Tag: knowledge for development

The “local” researcher – merely a data collector?

In this post, Stanislas Bisimwa Baganda writes about imbalanced power relations in field research, which can not only have negative impacts on the quality of work, but endanger the lives of local research assistants. He is a researcher in the Groupe d’Etude sur le Conflit et la Sécurité Humaine (GEC-SH) and a consultant in project […]

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How do we liberate agriculture and development from academic preferences?

Charles Dhewa is a knowledge management specialist working at the intersection of formal and informal agricultural markets. The organisation he founded, Knowledge Transfer Africa, has set up a fluid knowledge and information platform called eMKambo, which tracks trends and ensures agricultural value chains are driven by knowledge, technology and innovation. Between key informants and literature […]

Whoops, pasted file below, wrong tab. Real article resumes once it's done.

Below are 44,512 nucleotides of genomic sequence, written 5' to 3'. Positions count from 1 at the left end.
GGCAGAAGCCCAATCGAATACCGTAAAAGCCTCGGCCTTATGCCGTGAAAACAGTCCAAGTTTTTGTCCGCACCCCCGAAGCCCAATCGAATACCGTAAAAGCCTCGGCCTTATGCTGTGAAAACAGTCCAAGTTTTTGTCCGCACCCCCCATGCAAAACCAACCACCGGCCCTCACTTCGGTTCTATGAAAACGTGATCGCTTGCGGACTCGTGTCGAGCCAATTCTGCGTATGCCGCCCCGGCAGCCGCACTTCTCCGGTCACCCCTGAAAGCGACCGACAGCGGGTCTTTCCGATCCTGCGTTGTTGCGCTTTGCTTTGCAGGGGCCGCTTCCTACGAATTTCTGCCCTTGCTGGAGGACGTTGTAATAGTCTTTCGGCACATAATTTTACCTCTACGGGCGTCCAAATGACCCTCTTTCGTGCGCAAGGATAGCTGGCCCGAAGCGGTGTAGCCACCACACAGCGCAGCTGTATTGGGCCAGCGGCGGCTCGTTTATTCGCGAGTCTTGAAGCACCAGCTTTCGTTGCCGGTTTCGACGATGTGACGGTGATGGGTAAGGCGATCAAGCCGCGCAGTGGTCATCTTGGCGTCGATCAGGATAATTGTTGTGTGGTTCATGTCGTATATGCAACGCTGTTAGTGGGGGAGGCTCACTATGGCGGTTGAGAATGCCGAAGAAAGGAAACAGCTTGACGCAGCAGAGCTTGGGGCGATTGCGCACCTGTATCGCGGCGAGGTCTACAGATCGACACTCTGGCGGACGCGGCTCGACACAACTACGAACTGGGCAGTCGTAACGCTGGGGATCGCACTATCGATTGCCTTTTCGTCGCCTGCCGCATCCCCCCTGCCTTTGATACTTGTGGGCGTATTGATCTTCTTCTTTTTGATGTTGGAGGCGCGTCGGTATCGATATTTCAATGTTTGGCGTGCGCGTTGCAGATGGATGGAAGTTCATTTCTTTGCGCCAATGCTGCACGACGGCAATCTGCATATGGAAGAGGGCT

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It’s not what you know but who: How social relationships shape research impact

James Georgalakis, Director of Communications and Impact at the Institute of Development Studies, introduces a new collection of pieces on knowledge for development If knowledge for development is a social process why do we continue to expect technical approaches alone, such as research methods, websites and policy briefs, to get evidence into action? While it has […]

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What determines whether/how an organization can learn? Interesting discussion at DFID.

I was invited along to DFID last week for a discussion on how organizations learn. There was an impressive turnout of senior civil serpents – the issue has clearly got their attention. Which is great because I came away with the impression that they (and Oxfam for that matter) have a long way to go […]

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